34 Plaza Drive, Westmont, IL 60559 Phone: (630) 455-9015

Author Archive

Seasonal Switch-Up: Tip to Get Your Home Ready for Fall Weather

Chicago HVAC - Home Improvement Tips

Tips to Get Your Home Ready for Fall

Fall is just around the corner and as the temperature starts to drop and the leaves change color, it’s time to start preparing your home for the change in season. Getting started with the essential changes, checks, and improvements now will make sure that you’re properly prepared for when the fall weather arrives.

While you’re enjoying the last of the summer warmth, there are many things that you can be doing to make the fall weather transition much easier. From essential appliance checks to prepping your home for the unique requirements of fall, we have you covered with six important preventative measures that you should be prioritizing as fall draws ever closer.

Get Your Heating Essentials Inspected

It’s always better to get your furnace or boiler checked when you’re not relying on them to heat your home, that way, if there are any problems you won’t have to suffer in the cold while the necessary repairs have to be made. The sooner that you get a professional in to take a look, the sooner you’ll be able to get the all clear on the safety and health of your furnace or boiler. Any necessary thermostat repairs and replacements should also be made before the start of the fall weather, and you should check to make sure that your heating system is up to the job of keeping your home warm. A professional inspector will be able to perform the necessary checks to give you a peace of mind over the health of your boiler, furnace, and heating so that when the fall weather rolls around, your essential appliances will be in the best possible condition to keep you warm throughout the season.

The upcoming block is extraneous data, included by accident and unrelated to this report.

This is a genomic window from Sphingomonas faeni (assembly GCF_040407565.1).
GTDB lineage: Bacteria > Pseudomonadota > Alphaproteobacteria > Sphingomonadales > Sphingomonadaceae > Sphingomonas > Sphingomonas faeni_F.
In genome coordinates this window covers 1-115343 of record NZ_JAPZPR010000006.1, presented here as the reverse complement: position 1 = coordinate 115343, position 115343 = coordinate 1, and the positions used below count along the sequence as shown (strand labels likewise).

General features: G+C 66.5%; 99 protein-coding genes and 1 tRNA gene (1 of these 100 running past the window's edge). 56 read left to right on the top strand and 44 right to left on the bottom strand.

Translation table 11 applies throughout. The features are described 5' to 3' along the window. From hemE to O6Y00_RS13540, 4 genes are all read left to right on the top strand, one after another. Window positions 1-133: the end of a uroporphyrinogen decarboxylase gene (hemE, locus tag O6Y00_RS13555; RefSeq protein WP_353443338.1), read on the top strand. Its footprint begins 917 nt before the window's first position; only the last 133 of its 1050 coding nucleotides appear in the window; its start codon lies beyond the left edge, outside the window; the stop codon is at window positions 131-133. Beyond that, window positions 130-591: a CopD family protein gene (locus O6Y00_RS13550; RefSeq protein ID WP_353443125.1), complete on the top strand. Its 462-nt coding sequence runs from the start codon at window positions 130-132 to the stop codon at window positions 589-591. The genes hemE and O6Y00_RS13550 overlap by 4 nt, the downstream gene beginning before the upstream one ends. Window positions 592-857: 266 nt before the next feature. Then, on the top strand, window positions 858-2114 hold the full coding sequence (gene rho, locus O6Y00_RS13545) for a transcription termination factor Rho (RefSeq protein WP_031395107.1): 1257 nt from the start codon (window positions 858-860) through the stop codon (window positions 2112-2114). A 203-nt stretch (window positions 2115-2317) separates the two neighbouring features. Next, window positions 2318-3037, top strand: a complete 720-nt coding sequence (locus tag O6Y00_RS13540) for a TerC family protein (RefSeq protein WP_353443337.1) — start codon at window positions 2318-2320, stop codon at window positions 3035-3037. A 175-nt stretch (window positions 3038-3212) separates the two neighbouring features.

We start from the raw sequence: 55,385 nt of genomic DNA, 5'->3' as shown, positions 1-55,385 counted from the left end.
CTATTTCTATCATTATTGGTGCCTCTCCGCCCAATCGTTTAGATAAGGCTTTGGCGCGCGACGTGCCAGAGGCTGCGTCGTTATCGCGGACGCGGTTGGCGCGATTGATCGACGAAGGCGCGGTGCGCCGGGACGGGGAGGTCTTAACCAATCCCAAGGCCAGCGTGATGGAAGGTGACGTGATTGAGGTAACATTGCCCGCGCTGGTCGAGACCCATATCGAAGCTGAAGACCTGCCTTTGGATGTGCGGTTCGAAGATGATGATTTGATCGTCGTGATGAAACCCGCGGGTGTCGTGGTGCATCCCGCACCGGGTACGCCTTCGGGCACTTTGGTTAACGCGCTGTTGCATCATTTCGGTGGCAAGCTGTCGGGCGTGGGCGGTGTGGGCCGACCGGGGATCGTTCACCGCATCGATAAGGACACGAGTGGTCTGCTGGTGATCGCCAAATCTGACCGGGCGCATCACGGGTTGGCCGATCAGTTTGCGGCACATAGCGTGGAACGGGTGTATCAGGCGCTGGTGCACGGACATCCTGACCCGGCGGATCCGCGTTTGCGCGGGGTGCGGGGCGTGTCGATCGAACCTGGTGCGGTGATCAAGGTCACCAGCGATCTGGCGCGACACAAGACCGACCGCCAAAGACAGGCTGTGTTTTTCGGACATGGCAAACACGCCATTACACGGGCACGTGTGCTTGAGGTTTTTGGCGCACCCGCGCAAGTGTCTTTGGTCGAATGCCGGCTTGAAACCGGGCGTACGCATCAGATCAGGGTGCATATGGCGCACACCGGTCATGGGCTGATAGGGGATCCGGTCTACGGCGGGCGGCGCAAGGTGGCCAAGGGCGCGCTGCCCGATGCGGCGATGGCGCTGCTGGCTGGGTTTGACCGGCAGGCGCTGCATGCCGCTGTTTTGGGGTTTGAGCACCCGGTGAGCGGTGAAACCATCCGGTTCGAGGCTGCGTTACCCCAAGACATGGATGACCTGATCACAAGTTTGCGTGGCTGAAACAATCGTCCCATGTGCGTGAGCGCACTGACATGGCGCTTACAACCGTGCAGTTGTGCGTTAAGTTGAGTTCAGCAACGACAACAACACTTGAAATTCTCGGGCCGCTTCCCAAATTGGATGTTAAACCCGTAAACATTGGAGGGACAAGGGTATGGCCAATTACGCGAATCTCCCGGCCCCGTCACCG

Do a Home Draft Check

During the summer, those little drafts in your home are not very noticeable, but as the fall weather arrives, you’ll begin to notice the chill. Before it gets to the point that you start to really notice the cold drafts, it’s worth sealing them up so they don’t cause any trouble. You can use a candle or incense stick to spot drafts easily, just go to the common draft areas like windows, vents, and wiring holes and watch to see if the candle flickers or the smoke from the incense stick becomes unsteady. Sealing the gaps and cracks now will save you a lot of discomfort when the fall weather descends.

Protect Your Air Conditioning Unit in Chicago, IL

The days where air conditioning is required will soon be long-gone, so you’ll need to make sure that your air conditioning unit is covered or stored safely until it’s required once more. Not only is this important to keep the air conditioning unit safe, but you may find that you have a constant stream of drafts coming from around the unit if it’s not covered. So that your air conditioning is ready for next year, it’s also worth getting air conditioning unit maintenance performed & serviced  by the top professional HVAC service in Chicago. With any repairs done now, next summer you won’t have to worry about whether your air conditioner is going to be up to the job of keeping your home cool or not.

Clean-Up the Exterior of Your Property

Stadtler HVAC- Home Improvement Tips - Chicago

Once you’ve made sure that the inside of your home is equipped to deal with the fall weather, it’s time to make sure that your property exterior is prepared for the change. The fall will mean that your home exterior has to face much harsher weather, so it’s worth doing the necessary checks and repairs beforehand so your home can easily tackle the fall weather.